Scientists warn of parasite that could be in your sushi

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Raw fish lovers were hit with a wave of worry recently when a report revealed that anisakiasis, an illness caused by eating parasite-spoiled seafood, is on the rise in Western countries.

A report from BMJ Case Reports highlights a case study, where a man in his 30's who was previously healthy developed severe pain in his stomach. Further exams showed a parasite attached to his intestine with the end of it extending into the man's stomach.

But, new estimates suggest there are several thousand cases now in Spain.

"Since undercooked fish is becoming more common, there have been cases seen in the United States, Europe, South America, and other areas of the world".

Scholars on the topic suggest the illness in general is under-estimated and under-diagnosed.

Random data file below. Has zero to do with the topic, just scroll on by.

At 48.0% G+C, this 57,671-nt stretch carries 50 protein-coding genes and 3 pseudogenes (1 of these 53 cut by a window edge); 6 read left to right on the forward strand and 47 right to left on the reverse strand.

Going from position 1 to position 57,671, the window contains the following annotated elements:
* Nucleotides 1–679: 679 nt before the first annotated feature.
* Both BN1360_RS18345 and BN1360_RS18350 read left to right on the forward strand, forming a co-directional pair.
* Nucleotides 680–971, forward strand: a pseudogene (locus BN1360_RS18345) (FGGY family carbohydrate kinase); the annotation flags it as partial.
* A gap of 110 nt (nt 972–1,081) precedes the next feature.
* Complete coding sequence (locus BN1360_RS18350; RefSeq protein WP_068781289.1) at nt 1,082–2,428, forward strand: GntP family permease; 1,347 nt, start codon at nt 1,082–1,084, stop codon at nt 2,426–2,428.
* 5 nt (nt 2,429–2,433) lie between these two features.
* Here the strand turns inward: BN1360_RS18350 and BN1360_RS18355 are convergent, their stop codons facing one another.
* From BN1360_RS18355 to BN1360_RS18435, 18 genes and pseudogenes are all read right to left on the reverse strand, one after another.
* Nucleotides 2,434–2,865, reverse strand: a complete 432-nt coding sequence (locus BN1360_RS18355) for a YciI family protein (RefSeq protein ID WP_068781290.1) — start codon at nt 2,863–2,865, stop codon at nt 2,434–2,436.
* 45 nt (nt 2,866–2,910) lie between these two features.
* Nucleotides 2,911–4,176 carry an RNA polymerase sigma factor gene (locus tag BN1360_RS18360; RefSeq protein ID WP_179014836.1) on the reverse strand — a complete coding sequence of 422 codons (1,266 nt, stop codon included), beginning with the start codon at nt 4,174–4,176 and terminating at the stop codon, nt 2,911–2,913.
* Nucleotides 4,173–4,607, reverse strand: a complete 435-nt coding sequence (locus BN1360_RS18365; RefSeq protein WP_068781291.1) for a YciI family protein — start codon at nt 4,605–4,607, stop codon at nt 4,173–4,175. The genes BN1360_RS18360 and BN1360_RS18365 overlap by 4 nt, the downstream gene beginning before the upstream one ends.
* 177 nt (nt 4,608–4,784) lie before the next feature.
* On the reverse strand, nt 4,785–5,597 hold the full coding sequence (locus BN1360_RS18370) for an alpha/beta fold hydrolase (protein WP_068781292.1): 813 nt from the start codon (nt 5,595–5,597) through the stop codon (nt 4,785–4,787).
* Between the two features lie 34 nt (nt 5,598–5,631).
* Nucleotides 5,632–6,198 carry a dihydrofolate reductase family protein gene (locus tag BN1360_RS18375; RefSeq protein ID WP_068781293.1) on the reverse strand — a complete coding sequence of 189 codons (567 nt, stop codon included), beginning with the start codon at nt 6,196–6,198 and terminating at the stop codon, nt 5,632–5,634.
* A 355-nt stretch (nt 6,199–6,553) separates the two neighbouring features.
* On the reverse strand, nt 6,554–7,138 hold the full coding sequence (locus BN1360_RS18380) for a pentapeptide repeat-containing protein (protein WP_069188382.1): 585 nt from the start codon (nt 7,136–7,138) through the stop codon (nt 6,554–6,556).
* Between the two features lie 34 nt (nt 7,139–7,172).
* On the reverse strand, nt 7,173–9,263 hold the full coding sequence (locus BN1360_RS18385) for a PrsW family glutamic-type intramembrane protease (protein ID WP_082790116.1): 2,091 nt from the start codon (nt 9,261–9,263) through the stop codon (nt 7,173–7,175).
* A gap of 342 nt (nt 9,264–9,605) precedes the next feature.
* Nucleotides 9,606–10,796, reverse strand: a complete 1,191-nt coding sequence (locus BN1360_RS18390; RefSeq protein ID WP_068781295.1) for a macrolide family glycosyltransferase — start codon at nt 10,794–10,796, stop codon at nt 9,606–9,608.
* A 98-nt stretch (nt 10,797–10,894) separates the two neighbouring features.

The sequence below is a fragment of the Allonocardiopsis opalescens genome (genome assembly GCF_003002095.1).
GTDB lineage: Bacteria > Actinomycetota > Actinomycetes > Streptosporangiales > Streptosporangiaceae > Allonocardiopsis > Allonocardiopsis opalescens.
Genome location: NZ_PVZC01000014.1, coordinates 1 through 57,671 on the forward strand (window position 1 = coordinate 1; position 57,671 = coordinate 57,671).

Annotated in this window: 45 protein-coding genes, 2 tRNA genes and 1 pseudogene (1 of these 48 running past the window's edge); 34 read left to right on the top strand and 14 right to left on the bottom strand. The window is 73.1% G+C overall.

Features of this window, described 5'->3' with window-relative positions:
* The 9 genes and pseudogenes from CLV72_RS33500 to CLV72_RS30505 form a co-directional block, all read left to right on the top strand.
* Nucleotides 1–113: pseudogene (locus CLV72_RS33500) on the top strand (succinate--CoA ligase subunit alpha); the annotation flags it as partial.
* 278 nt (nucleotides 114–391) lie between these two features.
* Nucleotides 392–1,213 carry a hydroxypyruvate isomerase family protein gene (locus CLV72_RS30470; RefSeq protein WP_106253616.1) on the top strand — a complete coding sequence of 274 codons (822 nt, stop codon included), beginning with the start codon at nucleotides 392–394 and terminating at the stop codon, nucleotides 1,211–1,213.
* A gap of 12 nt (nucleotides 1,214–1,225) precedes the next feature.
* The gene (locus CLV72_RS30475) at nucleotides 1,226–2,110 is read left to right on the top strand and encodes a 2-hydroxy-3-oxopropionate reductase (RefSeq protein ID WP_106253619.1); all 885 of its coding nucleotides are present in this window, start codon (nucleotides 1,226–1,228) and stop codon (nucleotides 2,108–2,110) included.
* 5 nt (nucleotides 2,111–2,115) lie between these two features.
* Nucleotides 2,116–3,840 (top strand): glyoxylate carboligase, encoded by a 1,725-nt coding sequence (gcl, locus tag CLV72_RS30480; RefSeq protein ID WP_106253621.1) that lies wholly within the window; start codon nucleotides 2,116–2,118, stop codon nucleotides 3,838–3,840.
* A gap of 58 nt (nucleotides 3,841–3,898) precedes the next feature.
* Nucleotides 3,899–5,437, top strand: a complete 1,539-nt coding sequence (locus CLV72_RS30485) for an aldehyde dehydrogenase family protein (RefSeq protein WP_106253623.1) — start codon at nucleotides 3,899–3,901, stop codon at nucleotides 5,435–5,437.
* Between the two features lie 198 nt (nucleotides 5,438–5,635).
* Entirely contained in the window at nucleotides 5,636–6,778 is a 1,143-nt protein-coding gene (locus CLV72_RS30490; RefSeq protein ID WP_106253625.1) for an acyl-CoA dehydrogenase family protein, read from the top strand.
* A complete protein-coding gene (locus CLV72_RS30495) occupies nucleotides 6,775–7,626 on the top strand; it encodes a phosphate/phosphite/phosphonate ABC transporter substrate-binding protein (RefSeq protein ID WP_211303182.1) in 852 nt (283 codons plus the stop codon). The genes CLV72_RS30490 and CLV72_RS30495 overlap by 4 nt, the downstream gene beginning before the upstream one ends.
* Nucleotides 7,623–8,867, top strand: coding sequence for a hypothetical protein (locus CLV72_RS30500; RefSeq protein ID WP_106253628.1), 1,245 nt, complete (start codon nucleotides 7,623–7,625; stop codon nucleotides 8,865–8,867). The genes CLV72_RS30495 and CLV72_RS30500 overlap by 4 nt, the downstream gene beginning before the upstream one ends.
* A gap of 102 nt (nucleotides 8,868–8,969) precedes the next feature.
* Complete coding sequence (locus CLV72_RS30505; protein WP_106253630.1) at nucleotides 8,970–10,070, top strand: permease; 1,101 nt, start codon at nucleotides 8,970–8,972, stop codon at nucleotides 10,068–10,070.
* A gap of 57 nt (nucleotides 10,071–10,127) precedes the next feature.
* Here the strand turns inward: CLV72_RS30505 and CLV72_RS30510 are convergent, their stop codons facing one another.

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If by chance someone does encounter a parasite while eating raw fish, some can experience a tingling sensation after or while eating the undercooked fish or squid.

Anisakiasis can not be transmitted from one person to another.

Cooking or freezing the seafood can also kill parasitic worms. Sometimes, vomiting expels the worm. "This is actually the worm moving in the mouth or throat", the centre's site reads. Endoscopy showed a parasite firmly hitched in the upper gastrointestinal tract, removal of which resolved the condition in the patient nearly immediately.

Along with avoiding raw fish, the CDC recommends that seafood be cooked to an internal temperature of at least 145° F (about 63° C).

"Properly trained sushi chefs can detect anisakis larvae", Carmo said.

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